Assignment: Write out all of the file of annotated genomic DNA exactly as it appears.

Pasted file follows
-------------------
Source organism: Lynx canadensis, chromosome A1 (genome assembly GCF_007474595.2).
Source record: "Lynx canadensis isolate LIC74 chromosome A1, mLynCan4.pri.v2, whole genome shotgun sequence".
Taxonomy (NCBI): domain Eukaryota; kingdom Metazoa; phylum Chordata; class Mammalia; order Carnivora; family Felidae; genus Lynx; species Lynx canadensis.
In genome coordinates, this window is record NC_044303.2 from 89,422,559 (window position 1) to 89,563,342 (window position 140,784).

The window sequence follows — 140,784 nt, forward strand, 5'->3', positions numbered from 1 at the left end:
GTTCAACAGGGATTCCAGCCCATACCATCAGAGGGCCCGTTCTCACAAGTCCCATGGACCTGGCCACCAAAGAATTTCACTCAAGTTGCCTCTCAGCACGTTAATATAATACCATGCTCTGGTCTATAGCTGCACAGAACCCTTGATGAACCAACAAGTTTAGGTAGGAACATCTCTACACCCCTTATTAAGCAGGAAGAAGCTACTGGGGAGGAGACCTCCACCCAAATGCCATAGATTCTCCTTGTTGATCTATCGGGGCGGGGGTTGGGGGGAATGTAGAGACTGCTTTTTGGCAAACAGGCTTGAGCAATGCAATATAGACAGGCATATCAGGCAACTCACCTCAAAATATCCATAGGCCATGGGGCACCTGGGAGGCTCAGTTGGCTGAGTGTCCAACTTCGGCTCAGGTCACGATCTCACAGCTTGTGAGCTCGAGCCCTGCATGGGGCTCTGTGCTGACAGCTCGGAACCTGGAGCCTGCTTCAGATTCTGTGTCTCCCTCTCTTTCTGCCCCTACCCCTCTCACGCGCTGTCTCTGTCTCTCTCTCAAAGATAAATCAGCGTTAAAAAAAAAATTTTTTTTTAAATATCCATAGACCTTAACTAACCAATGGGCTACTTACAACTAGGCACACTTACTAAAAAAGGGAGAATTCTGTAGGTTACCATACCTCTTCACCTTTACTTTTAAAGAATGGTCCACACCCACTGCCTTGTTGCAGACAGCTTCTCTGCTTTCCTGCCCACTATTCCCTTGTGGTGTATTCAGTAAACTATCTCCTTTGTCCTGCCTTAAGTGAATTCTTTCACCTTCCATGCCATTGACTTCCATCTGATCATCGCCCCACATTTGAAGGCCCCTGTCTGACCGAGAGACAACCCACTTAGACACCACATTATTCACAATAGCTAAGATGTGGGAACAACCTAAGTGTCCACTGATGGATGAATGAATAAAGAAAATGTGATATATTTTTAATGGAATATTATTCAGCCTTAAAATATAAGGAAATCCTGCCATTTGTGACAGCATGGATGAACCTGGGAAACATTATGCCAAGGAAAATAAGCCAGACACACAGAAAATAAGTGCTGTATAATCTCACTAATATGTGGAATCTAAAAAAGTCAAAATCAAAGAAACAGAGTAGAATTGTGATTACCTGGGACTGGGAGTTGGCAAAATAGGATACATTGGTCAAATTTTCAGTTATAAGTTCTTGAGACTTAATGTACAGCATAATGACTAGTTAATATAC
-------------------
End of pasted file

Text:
Source organism: Lynx canadensis, chromosome A1 (genome assembly GCF_007474595.2).
Source record: "Lynx canadensis isolate LIC74 chromosome A1, mLynCan4.pri.v2, whole genome shotgun sequence".
Taxonomy (NCBI): domain Eukaryota; kingdom Metazoa; phylum Chordata; class Mammalia; order Carnivora; family Felidae; genus Lynx; species Lynx canadensis.
In genome coordinates, this window is record NC_044303.2 from 89,422,559 (window position 1) to 89,563,342 (window position 140,784).

The window sequence follows — 140,784 nt, forward strand, 5'->3', positions numbered from 1 at the left end:
GTTCAACAGGGATTCCAGCCCATACCATCAGAGGGCCCGTTCTCACAAGTCCCATGGACCTGGCCACCAAAGAATTTCACTCAAGTTGCCTCTCAGCACGTTAATATAATACCATGCTCTGGTCTATAGCTGCACAGAACCCTTGATGAACCAACAAGTTTAGGTAGGAACATCTCTACACCCCTTATTAAGCAGGAAGAAGCTACTGGGGAGGAGACCTCCACCCAAATGCCATAGATTCTCCTTGTTGATCTATCGGGGCGGGGGTTGGGGGGAATGTAGAGACTGCTTTTTGGCAAACAGGCTTGAGCAATGCAATATAGACAGGCATATCAGGCAACTCACCTCAAAATATCCATAGGCCATGGGGCACCTGGGAGGCTCAGTTGGCTGAGTGTCCAACTTCGGCTCAGGTCACGATCTCACAGCTTGTGAGCTCGAGCCCTGCATGGGGCTCTGTGCTGACAGCTCGGAACCTGGAGCCTGCTTCAGATTCTGTGTCTCCCTCTCTTTCTGCCCCTACCCCTCTCACGCGCTGTCTCTGTCTCTCTCTCAAAGATAAATCAGCGTTAAAAAAAAAATTTTTTTTTAAATATCCATAGACCTTAACTAACCAATGGGCTACTTACAACTAGGCACACTTACTAAAAAAGGGAGAATTCTGTAGGTTACCATACCTCTTCACCTTTACTTTTAAAGAATGGTCCACACCCACTGCCTTGTTGCAGACAGCTTCTCTGCTTTCCTGCCCACTATTCCCTTGTGGTGTATTCAGTAAACTATCTCCTTTGTCCTGCCTTAAGTGAATTCTTTCACCTTCCATGCCATTGACTTCCATCTGATCATCGCCCCACATTTGAAGGCCCCTGTCTGACCGAGAGACAACCCACTTAGACACCACATTATTCACAATAGCTAAGATGTGGGAACAACCTAAGTGTCCACTGATGGATGAATGAATAAAGAAAATGTGATATATTTTTAATGGAATATTATTCAGCCTTAAAATATAAGGAAATCCTGCCATTTGTGACAGCATGGATGAACCTGGGAAACATTATGCCAAGGAAAATAAGCCAGACACACAGAAAATAAGTGCTGTATAATCTCACTAATATGTGGAATCTAAAAAAGTCAAAATCAAAGAAACAGAGTAGAATTGTGATTACCTGGGACTGGGAGTTGGCAAAATAGGATACATTGGTCAAATTTTCAGTTATAAGTTCTTGAGACTTAATGTACAGCATAATGACTAGTTAATATAC